What do you think of when you hear the term “mindfulness”? Maybe you envision Buddhist monks in a mountaintop monastery, sitting in meditation, seemingly without a care in the world.  Maybe you link the word to a hippy-dippy idea and believe it’s totally unachievable to you because your brain just.won’t.stop.  Maybe you already have a mindfulness practice of your own and love how calm and connected to life you feel.


Regardless of where you are on this journey, here’s the good news: Mindfulness is a simple practice, one that will bring joy and contentment into your life.  And, as with any other practice, it’s just that.  You practice it over and over and over, with no destination or moment of completion.


So let’s break it down into a simple concept.  How often do you actually pay attention to what you’re doing? 


Have you ever driven your car and arrived at a location with no recollection of the actual trip?  I’ll bet you’ve eaten a meal while watching a show, scarfing your food down so quickly that it didn’t even really register how delicious the food actually was.  And how many times have you been in a conversation with someone, only to have zoned out and have no idea what they’re now talking about?  These are easy examples of the ways we often do mundane tasks in non-mindful ways.


Practicing mindfulness is simply a way to stay present in our bodies, our minds, and our relationships.  It’s a form of meditation that helps us remain anchored in the moment rather than multi-tasking, spacing out, or checking out altogether.


Being mindful 


Here are some easy ways to bring mindfulness into your daily life:


*Walking: Paying attention to where we’re walking seems obvious, but it’s really easy to stub a toe or trip on something when we’re not focusing on what we’re doing, aka not being mindful.  Instead of thinking of why you’re walking into the kitchen, for example, focus on how your feet are connecting with the floor.  Then, once inside the kitchen, focus on why you went in there (and not what you’ll be doing once you leave the room).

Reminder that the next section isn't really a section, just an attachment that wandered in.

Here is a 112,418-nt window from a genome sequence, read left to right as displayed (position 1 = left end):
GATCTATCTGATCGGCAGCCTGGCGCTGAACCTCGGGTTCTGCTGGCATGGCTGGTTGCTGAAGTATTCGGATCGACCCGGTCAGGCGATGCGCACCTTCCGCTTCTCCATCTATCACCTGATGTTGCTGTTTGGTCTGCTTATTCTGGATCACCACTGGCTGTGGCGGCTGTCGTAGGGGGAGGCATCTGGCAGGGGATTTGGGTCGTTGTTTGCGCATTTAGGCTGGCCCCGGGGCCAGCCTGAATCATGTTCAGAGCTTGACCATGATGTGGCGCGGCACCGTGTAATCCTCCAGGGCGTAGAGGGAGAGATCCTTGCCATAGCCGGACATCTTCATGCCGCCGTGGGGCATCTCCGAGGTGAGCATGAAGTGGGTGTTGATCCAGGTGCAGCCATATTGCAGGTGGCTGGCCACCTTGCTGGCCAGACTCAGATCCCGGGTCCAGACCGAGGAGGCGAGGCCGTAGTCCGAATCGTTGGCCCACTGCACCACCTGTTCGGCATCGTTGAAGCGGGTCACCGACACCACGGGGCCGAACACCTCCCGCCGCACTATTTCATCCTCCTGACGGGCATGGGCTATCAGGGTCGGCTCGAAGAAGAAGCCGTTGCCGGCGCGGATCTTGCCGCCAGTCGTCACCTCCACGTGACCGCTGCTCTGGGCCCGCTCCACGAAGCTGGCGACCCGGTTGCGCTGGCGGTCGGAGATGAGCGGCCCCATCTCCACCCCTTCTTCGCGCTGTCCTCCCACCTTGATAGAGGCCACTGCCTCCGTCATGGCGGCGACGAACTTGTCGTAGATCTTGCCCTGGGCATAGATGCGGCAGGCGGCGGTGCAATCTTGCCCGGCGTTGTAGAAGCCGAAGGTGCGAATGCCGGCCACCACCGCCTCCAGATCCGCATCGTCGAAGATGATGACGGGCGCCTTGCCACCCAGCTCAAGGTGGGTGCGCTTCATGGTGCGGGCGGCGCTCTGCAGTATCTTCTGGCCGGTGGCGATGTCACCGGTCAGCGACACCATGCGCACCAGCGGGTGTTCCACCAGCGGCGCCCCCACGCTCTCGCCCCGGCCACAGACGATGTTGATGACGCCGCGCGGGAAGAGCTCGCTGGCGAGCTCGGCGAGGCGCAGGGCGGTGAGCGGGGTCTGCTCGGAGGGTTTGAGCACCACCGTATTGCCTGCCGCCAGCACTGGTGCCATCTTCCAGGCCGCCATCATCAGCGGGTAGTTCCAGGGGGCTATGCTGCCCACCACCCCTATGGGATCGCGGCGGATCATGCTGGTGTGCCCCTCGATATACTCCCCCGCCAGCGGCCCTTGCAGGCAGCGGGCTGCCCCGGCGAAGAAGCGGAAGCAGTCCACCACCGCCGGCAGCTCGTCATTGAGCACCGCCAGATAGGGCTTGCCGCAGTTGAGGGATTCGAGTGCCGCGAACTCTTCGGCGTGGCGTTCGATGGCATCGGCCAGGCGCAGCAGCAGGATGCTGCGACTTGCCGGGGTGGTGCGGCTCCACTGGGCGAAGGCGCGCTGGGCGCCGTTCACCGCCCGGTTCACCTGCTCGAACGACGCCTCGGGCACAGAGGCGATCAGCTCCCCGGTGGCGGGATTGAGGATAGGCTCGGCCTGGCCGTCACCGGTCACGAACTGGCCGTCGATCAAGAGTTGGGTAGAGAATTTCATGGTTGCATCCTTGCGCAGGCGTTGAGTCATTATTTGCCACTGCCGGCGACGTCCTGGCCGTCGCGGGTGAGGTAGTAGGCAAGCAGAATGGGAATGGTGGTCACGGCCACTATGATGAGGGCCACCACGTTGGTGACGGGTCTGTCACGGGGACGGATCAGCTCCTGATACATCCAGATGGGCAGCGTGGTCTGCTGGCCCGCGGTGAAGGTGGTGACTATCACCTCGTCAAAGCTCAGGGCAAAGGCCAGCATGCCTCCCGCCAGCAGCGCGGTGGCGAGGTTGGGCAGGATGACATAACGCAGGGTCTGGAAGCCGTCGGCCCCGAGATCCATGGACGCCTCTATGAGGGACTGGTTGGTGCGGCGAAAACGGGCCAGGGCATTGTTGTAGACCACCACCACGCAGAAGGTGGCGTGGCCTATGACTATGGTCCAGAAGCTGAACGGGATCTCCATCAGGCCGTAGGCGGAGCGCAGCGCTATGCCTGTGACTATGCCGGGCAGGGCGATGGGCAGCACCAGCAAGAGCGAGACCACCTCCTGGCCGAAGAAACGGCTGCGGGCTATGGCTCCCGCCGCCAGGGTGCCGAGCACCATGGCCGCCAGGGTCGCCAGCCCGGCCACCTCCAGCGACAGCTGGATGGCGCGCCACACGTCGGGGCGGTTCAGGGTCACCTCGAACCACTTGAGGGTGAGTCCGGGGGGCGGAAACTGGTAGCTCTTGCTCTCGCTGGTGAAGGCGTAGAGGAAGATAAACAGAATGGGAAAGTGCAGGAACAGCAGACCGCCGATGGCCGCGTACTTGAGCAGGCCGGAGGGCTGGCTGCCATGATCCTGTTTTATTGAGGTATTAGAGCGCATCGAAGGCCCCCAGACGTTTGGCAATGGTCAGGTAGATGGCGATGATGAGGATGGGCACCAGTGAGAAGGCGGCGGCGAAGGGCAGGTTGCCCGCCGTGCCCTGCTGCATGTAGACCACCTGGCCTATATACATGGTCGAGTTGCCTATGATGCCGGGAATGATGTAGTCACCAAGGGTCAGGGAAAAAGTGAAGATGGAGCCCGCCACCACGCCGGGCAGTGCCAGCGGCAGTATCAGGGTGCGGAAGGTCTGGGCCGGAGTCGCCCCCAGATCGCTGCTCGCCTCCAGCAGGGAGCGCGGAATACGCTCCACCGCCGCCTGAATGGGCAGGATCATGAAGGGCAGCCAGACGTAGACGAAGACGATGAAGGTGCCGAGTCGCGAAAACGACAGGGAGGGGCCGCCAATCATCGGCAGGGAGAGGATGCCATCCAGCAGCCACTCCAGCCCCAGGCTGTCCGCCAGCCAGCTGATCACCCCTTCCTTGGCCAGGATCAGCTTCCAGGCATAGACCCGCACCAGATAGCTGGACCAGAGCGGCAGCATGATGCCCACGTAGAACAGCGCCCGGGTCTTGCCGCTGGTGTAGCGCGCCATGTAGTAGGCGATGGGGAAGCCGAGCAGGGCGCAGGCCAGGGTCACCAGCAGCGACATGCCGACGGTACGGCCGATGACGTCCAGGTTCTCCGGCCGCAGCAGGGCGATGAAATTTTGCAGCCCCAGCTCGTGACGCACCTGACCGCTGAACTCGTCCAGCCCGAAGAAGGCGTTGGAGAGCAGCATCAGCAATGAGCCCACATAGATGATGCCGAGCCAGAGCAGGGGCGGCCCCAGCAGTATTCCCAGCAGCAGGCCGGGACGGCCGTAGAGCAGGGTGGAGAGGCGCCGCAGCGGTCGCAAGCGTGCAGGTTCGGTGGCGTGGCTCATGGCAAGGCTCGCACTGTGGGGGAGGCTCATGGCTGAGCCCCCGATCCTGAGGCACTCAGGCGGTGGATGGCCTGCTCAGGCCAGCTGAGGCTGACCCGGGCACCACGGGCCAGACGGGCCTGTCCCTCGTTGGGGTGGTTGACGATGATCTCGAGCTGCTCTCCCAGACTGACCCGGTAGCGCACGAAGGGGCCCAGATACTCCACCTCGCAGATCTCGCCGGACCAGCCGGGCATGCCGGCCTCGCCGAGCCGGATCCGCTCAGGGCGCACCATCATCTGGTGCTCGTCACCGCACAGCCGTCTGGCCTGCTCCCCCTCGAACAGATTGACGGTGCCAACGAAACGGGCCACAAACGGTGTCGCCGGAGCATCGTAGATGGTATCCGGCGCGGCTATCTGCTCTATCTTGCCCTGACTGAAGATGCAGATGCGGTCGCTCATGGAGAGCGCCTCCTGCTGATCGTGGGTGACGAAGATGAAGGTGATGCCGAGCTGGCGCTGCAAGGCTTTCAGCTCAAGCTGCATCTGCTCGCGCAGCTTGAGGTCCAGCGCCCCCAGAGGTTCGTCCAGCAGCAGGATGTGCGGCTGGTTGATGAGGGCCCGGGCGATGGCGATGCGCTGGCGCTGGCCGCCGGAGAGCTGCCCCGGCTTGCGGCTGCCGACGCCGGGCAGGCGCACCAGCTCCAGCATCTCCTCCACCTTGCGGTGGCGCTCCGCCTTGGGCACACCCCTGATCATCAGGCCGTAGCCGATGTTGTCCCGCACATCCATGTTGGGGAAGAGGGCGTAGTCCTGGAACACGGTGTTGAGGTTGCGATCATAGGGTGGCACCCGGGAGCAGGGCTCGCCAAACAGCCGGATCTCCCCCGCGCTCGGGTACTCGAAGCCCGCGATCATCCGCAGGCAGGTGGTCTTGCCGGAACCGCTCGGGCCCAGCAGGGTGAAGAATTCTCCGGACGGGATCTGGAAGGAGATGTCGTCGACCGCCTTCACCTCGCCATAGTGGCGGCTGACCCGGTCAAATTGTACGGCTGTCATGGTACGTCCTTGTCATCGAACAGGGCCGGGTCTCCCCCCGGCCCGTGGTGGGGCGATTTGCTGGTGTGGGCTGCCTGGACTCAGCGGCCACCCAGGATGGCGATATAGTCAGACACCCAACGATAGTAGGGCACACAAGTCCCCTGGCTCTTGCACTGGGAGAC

*Movement practices like Tai Chi and yoga can help us learn to be more present in our bodies.  Keep your mind’s eye on your body, and your ears on what the teacher is saying, rather than crafting your grocery list in your head during class.


*Stay present when you’re making love.  That might seem obvious, but a wandering mind can happen even when we’re totally happy to be doing what it is we’re doing.  Focus on the tenderness of your lover’s lips, their caresses, their scent – you get the idea.  I don’t want to turn this into a romance novel, so I’ll stop there. 


Pretty much anything can be turned into a mindfulness practice.  So the next time you’re doing the dishes, taking a shower, or petting your dog, stay present on that action.  Notice when your mind drifts – which it will, and likely 5,000 times – and bring it back to what you’re physically doing.  And please don’t get irritated with yourself in this process.  It’s normal to have to redirect your mind back to the practice again and again.  Cut yourself some slack and remember that this is a practice, not a perfect.


Now, if you’re like me, listening to something while doing my day-to-day things (such as putting on my makeup or sweeping my house) can be a good use of my time.  But I’ve noticed that I can zone out while listening to a podcast, audiobook, or a banging playlist while still doing the task at hand.  What if, instead of listening to something, we try to be present with the task and keep our minds there?  Or, if you feel like you really need to listen to something, put on a playlist of, say, classical music (with no lyrics), binaural beats, or even a chakra balancing song, and then practice mindfulness with that in the background.


By staying in the moment as much as possible, and allowing ourselves to savor each moment (yes, even while picking up dog poop), we can reduce anxiety, depression, and cultivate a sense of wonder and joy in our lives.